Skip to main content

PRO-JUDGE: Nurses’ Professional Judgement in Nurse Staffing Systems in England and Wales

Every day in healthcare settings across the world, decisions are made about whether enough nurses are available to meet patient needs. How are these decisions arrived at?

Investigations into failures of care in hospital settings have identified the need to develop better systems to support decision-making about levels of nurse staffing.

What was the Pro-Judge study about?

Ensuring enough nurses are available to care for patients is an important policy concern in many countries. Research has shown a relationship between lower nurse staffing levels and poorer patient outcomes. Many different systems exist internationally to support workforce planning and staff deployment. These typically include rostering technologies, formal workload assessment tools, data on patient outcomes, and professional judgment.

There is a substantial body of research on the formal tools deployed in staffing systems, but we know very little about the role of professional judgment and its impacts on decision-making.  Pro-Judge aimed to address this gap in understanding.

What did we do?

Between January 2021 and March 2023, the study focused on three National Health Service Trusts in England and three University Health Boards in Wales.

Interviews were conducted with key individuals involved in the nurse staffing systems, staffing meetings were observed, and formal documents, tools and technologies were analysed. A limited number of observations in clinical areas were also conducted to gain insights. These data were combined to analyse the role of professional judgement in staffing systems in each case.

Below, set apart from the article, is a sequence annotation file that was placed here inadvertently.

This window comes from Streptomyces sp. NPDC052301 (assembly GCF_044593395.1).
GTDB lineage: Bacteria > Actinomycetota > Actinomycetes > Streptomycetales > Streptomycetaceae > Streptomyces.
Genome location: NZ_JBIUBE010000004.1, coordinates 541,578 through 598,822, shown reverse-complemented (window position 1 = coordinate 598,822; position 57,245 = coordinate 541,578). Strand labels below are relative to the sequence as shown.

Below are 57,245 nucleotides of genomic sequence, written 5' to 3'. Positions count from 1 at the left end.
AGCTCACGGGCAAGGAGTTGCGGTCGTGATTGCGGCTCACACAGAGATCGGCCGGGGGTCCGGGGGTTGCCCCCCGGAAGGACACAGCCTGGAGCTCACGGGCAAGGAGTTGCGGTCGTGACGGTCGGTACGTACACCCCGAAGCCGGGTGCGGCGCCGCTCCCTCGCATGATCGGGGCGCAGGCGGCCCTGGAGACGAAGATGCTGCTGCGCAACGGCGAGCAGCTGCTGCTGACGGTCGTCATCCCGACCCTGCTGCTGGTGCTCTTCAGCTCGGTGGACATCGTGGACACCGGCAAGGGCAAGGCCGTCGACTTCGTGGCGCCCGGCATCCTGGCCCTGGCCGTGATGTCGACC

What did we find?

At the time of the study, none of the cases had sufficient staff to fulfil planned rosters. It was the professional judgements of clinical nurses and senior nurse managers, rather than formal systems, that were central to operational decisions to manage risk and ensure safe care.

Staffing levels required for the routine operation of clinical areas were reviewed twice a year.  In routine reviews of staffing levels, efficiency, safety, and ‘hard’ data were given considerable weight in decision-making. Nurses considered that the data did not capture important aspects of care quality and staff well-being. As a result, nurses found it challenging to articulate their professional judgments and influence decision-making at the board level.

What does this mean?

The study highlights that while nurses are relied upon to use professional judgment to manage risks during staff shortages, their judgments do not carry the same weight when it comes to agreeing on staffing levels at the board level.

This may result in safe but not necessarily high-quality patient care, which could impact nurse retention and perpetuate staff shortages. The following actions are indicated to address this:

  • equipping nurses with a vocabulary to articulate their professional judgment for strategic decision-making,
  • healthcare organisations being more inclusive of expert nursing clinical knowledge
  • refining measurement systems to better capture the complexity of care

See below for a 10-minute presentation on the study's findings:

Watch the following 90-second animation for an overview of the study's findings:


This project was funded by the RCN Foundation.

NEW RCN Foundation logo 2019 teal on white
The RCN Foundation logo

Lead researcher

Professor Davina Allen

Professor Davina Allen

Head of Research and Innovation

+44 (0)29 206 88561

Research theme

Woman at whiteboard

Optimising service delivery and organisation

Our research provides evidence about current and new ways of organising and delivering services to meet complex health and social care demands.